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Archive for March, 2012

Collage and Acrylic – A Beautiful Pearl

Posted by | March 14, 2012 | 0 Comments

I also made a collage and painted the negative area with acrylic paints. It’s a pearl shape collage. Now it’s a piece of art on my desk.

Filed Under: Acrylics

How to Make a Color Wheel

Posted by | March 13, 2012 | 0 Comments

Just bought some basic art supplies yesterday:

  1. Acrylics paints: primary yellow, red, blue, white and Burnt Sienna
  2. 5 hard brushes in different size
  3. 1 cold press watercolor pad
  4. some canvas panels

To practice the color mixing and try out my brushes, I made a color wheel with whatever I have so far. I love those colors.

It’s  a really good idea to make your own color wheel – you can always refer to it whenever you are mixing colors. And it’s free!

Filed Under: Painting Basics

Figure Drawing #1 – A Quite Girl

Posted by | March 11, 2012 | 0 Comments

My first time figure drawing in pencil based on an artist’s work. The original drawing has very smooth and simple line and shadow which I was trying to mimic. The first one is the original and 2nd one is mine.

Obviously these are two drawing s in two totally different levels – professional and amateur.  I think at lease I need to increase the black and white contrast. I am kind of not comfortable to use strong lines with pencil. Maybe I am afraid of making mistakes and not able to fix them.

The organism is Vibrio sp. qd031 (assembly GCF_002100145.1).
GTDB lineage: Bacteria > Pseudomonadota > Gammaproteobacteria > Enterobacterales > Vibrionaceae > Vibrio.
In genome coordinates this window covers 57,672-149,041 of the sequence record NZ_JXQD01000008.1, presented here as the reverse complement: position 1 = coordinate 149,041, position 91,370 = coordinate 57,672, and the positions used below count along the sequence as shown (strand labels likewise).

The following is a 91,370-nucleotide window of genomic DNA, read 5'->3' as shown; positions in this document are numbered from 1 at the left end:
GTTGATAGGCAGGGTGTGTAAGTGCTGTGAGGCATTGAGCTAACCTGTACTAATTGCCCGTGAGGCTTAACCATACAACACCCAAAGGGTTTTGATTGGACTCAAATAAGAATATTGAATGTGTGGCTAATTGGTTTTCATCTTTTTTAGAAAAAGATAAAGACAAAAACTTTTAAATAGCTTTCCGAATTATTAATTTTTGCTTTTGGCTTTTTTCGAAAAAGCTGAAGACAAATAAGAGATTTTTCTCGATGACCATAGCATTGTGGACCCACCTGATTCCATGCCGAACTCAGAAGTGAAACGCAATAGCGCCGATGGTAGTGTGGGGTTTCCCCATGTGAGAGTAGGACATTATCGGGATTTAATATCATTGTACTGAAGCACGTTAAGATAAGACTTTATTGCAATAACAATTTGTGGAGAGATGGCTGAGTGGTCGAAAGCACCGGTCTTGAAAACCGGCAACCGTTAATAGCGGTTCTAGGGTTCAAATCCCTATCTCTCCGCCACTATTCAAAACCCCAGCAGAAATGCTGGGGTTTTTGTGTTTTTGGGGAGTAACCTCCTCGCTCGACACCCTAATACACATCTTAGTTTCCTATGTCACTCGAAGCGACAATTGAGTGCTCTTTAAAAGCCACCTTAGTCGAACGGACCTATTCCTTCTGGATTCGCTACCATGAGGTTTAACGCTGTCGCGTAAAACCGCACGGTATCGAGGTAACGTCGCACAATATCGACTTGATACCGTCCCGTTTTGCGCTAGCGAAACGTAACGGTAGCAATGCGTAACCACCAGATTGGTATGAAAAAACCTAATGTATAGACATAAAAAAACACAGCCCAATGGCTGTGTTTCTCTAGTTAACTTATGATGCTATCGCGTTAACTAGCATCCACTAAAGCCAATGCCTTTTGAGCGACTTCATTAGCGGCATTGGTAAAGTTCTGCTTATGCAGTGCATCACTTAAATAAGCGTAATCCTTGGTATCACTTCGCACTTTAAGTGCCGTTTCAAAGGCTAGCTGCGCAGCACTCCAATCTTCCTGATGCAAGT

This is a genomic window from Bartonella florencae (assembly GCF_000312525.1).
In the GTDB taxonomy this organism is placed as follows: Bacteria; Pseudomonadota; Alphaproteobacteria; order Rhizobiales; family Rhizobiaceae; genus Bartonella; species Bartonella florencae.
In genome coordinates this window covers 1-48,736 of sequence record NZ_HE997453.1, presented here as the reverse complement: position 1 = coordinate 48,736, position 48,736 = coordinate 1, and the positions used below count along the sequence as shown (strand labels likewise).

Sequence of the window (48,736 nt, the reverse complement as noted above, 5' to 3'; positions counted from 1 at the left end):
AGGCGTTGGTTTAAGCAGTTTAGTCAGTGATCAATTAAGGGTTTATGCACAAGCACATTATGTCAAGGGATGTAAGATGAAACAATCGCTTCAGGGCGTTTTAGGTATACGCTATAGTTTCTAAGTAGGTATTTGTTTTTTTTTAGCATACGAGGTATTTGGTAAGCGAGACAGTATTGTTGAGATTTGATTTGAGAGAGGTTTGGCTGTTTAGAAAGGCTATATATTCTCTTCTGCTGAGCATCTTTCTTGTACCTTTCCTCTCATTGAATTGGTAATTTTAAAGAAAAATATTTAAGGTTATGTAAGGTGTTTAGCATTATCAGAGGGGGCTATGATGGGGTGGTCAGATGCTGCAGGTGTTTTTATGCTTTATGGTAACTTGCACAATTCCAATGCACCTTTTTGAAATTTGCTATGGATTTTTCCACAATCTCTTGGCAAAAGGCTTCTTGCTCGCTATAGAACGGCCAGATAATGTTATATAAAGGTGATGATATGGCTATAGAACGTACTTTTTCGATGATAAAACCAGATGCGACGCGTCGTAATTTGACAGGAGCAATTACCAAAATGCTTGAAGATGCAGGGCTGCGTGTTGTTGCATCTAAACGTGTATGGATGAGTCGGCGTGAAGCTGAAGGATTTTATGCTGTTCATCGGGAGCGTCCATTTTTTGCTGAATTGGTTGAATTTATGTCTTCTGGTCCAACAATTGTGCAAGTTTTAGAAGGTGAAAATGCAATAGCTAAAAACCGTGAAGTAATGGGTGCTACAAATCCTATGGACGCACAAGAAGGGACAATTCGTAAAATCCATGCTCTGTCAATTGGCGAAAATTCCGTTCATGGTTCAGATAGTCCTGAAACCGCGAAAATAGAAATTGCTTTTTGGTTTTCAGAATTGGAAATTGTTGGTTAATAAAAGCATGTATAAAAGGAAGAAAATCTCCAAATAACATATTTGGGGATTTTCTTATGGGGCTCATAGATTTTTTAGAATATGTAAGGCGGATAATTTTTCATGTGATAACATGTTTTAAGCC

Filed Under: Drawing, Pencil

Symphony in Blue and Yellow

Posted by | March 10, 2012 | 0 Comments

Vincent Van Gogh, Sunflowers, Painted August, 1888

Symphony in Blue and Yellow

I am hard at it, painting with the enthusiasm of a Marsellais eating bouillabaisse, which won’t surprise you when you know that what I’m at is in the painting of some great sunflowers… If I carry out this idea there will be a dozen panels. So the whole thing will be a symphony in blue and yellow. I am working at it every morning from sunrise, for the flowers fade so soon, and the think is to do the whole at a flash. (Letter 526)

~ Vincent Van Gogh, Alfred H. Barr, 1967, p.30.

Filed Under: Painting Appreciation

What’s Art?

Posted by | March 10, 2012 | 0 Comments

Art is something peaceful and agreeable, realistic and painted from the heart, something brief, synthetic, simplified and concentrated, full of serenity, and pure harmony, consoling as music.”